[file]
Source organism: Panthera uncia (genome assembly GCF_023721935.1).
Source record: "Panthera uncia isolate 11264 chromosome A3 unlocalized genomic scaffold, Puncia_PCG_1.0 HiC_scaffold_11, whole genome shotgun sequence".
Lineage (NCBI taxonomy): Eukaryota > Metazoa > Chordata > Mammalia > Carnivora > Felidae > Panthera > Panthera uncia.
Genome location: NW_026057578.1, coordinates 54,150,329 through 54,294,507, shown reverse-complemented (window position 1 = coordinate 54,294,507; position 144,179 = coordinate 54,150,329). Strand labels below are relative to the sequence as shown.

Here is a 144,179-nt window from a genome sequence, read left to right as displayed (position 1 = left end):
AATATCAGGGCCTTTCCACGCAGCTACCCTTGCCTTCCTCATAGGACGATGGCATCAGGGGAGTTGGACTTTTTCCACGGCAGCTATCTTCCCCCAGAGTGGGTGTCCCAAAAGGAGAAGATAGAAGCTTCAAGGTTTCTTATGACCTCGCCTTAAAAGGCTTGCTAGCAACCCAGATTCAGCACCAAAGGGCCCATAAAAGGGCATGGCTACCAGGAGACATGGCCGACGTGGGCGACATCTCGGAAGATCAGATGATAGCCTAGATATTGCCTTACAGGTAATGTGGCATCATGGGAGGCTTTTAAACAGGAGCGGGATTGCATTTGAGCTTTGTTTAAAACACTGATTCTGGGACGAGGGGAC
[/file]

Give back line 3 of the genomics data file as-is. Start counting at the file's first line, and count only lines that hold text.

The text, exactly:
Lineage (NCBI taxonomy): Eukaryota > Metazoa > Chordata > Mammalia > Carnivora > Felidae > Panthera > Panthera uncia.